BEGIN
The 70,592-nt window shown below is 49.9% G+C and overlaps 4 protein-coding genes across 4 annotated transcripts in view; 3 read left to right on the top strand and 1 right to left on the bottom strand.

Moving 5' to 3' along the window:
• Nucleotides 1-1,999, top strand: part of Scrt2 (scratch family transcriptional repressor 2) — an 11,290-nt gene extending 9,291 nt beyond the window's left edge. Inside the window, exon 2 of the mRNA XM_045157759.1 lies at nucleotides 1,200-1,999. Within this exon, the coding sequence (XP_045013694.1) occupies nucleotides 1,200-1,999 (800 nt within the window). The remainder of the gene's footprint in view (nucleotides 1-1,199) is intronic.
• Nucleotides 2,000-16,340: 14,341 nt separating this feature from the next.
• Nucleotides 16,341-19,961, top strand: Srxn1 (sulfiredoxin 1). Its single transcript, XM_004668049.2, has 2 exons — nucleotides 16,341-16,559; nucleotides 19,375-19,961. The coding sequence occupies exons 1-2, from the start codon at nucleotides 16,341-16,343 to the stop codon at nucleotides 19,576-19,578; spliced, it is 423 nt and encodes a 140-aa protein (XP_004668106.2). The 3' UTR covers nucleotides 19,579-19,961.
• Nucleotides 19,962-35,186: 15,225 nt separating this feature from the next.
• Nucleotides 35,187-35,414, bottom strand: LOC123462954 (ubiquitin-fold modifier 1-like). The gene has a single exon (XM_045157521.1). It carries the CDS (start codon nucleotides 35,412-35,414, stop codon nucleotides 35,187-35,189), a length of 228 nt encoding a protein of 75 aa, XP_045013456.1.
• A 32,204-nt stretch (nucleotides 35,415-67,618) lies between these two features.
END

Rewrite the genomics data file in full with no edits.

The 70,592-nt window shown below is 49.9% G+C and overlaps 4 protein-coding genes across 4 annotated transcripts in view; 3 read left to right on the top strand and 1 right to left on the bottom strand.

Moving 5' to 3' along the window:
• Nucleotides 1-1,999, top strand: part of Scrt2 (scratch family transcriptional repressor 2) — an 11,290-nt gene extending 9,291 nt beyond the window's left edge. Inside the window, exon 2 of the mRNA XM_045157759.1 lies at nucleotides 1,200-1,999. Within this exon, the coding sequence (XP_045013694.1) occupies nucleotides 1,200-1,999 (800 nt within the window). The remainder of the gene's footprint in view (nucleotides 1-1,199) is intronic.
• Nucleotides 2,000-16,340: 14,341 nt separating this feature from the next.
• Nucleotides 16,341-19,961, top strand: Srxn1 (sulfiredoxin 1). Its single transcript, XM_004668049.2, has 2 exons — nucleotides 16,341-16,559; nucleotides 19,375-19,961. The coding sequence occupies exons 1-2, from the start codon at nucleotides 16,341-16,343 to the stop codon at nucleotides 19,576-19,578; spliced, it is 423 nt and encodes a 140-aa protein (XP_004668106.2). The 3' UTR covers nucleotides 19,579-19,961.
• Nucleotides 19,962-35,186: 15,225 nt separating this feature from the next.
• Nucleotides 35,187-35,414, bottom strand: LOC123462954 (ubiquitin-fold modifier 1-like). The gene has a single exon (XM_045157521.1). It carries the CDS (start codon nucleotides 35,412-35,414, stop codon nucleotides 35,187-35,189), a length of 228 nt encoding a protein of 75 aa, XP_045013456.1.
• A 32,204-nt stretch (nucleotides 35,415-67,618) lies between these two features.